Flexibility is The Key to Success of Cultural Projects - Tim Williams

Tim Williams, team leader of the EU-Eastern Partnership Culture and Creativity Programme shared his experience on developing successful ideas and transforming them into cultural projects.

Flexibility and Persistence of Vision

There are many good ideas in the world but that doesn’t mean that they will all work. Once you have a great idea, you need to test it. The thought that you have the best idea in the world and everybody else is wrong if they disagree is arrogant. Listen to what people have to say. Listen, absorb and adapt.

Test your idea with your friends, people you have worked with in the past, and especially family members. They might not understand the concept or have some harsh opinions. They may not always be right. But be honest to yourself. If your idea does not stand up against all of that, then you need to modify it. The best ideas are the ones, which can be flexible.

If you think about the world of small business, 30% of all small businesses start as one thing and within twelve months they evolve into something else. This is because the market defines what and how they should be. I think it’s the same with creative ideas.

Let me give you an example. My background is in TV and radio drama. I have managed a number of different drama series on TV and radio for the BBC based in East European countries. It sounds simple, right?  Drama uses fiction to help people going through difficult times understand the moral maze that they are living through in a way that’s not possible in news and documentary reporting. We did the first one in Russia. The BBC worked in collaboration with Radio Russia and we developed a programme called "Дом7 Подъезд 4”.

The British Government was interested in funding the idea of the drama series, but at the time we had a right of centre party in power and they wanted the themes to focus on how to develop small business. When the UK government changed to a left of centre party two years later, their priorities changed to alleviating poverty and supporting social care party. So we had to make the necessary changes by developing new story lines, adding new characters and killing off one or two old characters. The key thing is the following; If you have an idea you need to make sure the economic model is flexible. In our case the economic model was not the capacity building of Russian journalists and sound engineers etc. The economic model was story lines. When the UK funding ended the drama continued for several years on its own using this model of selling storylines.  It had over 1,500 episode.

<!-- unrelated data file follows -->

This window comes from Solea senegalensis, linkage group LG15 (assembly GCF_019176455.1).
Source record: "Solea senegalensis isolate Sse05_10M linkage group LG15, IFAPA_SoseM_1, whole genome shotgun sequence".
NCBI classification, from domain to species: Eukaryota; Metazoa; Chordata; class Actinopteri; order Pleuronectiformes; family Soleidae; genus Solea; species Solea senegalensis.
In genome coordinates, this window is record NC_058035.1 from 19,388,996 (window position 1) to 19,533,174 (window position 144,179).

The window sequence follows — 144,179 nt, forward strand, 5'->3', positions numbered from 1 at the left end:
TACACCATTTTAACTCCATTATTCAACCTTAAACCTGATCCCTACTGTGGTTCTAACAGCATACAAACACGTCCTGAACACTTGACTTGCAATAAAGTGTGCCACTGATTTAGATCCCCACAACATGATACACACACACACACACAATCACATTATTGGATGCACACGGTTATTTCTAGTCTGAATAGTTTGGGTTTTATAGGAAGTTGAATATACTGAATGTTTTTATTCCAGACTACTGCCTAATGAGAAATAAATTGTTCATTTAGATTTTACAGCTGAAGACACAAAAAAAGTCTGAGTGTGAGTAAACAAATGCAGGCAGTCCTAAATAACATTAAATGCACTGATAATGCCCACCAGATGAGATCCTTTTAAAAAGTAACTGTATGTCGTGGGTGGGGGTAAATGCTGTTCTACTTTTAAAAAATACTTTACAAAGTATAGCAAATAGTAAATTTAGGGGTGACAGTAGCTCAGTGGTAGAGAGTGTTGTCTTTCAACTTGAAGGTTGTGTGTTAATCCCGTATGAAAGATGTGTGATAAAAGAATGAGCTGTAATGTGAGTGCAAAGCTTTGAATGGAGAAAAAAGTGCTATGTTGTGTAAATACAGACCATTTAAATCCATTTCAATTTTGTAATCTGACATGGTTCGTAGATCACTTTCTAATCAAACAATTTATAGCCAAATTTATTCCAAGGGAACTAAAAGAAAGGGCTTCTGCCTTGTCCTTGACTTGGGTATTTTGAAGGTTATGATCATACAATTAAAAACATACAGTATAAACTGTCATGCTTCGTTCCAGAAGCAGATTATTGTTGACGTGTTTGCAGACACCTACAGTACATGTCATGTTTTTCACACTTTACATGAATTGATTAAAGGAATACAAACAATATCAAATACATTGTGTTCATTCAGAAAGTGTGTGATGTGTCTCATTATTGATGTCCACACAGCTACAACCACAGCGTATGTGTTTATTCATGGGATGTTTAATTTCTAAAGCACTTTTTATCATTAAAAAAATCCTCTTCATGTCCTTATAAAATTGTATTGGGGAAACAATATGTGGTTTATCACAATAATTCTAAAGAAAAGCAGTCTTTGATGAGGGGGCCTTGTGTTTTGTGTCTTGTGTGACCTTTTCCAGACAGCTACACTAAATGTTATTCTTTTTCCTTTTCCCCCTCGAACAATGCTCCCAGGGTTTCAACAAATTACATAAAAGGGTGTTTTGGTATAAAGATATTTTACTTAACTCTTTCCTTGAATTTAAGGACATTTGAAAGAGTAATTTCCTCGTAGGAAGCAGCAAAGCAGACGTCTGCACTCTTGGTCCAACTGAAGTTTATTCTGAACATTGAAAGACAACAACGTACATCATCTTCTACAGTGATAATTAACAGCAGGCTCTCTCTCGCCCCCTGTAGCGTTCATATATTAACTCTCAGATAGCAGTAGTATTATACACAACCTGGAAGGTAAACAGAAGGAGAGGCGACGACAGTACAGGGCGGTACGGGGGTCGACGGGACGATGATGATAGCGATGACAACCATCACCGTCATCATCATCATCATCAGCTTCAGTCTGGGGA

Right idea – right moment

Also ask yourself what are the new trends.  If you are looking for external funding, what is the main issue that donors are interested in right now.  If at that moment people are really excited about IT and creativity, you should think to add that component to your project. You need to probe and find out what donors are looking for, which trend is popular or will become popular soon.

Stick with what you know

You should evaluate your skills; what are you good at?

Look at some online courses on acquiring some project management skills, proposal writing, finance, marketing, do your research, find out what you are good at. Be honest and rigorous with yourself and about your abilities. If you don’t feel comfortable with accounting or pitching ideas to strangers or speaking in public, find the right people who can do those things for you. You need friends who can support you in areas where your skills are not sufficient. Being honest with yourself and testing your skills will only improve your project.

Reinventing Culture

As part of the “EU-EaP Culture and Creativity” Programme, I work in six countries and Armenia is one of them. Although these countries share common heritage, each has taken a different path of development. In many of these countries there is a popular misconception by the sector and the public that cultural projects don’t have wide support outside.

Would you find a bus driver who is enthusiastic about culture? Actually she probably is, she just doesn’t recognize how culture is being defined in modern society. She will probably listen to music, read a newspaper, play video games, go on holiday, love eating food, buys clothes, dream of building an extension at home and have pictures on her walls. She consumes culture daily. We all are culture consumers.

There is a huge communication issue on what is culture about and how people are engaged in it. People still see culture as an elitist sphere of high arts and they don’t recognise that culture also includes everyday products.

It needs to be understood that culture matters. It is important for the bus driver and it is also important for the nation. Countries are defined by their culture, but they also have to communicate that wider, promote itself more regionally and internationally and do this by employing contemporary interpretations of its deep culture. Reinvent yourself. Tell to the world and other people how exciting it is to be in your country and have something to say that has a global value.


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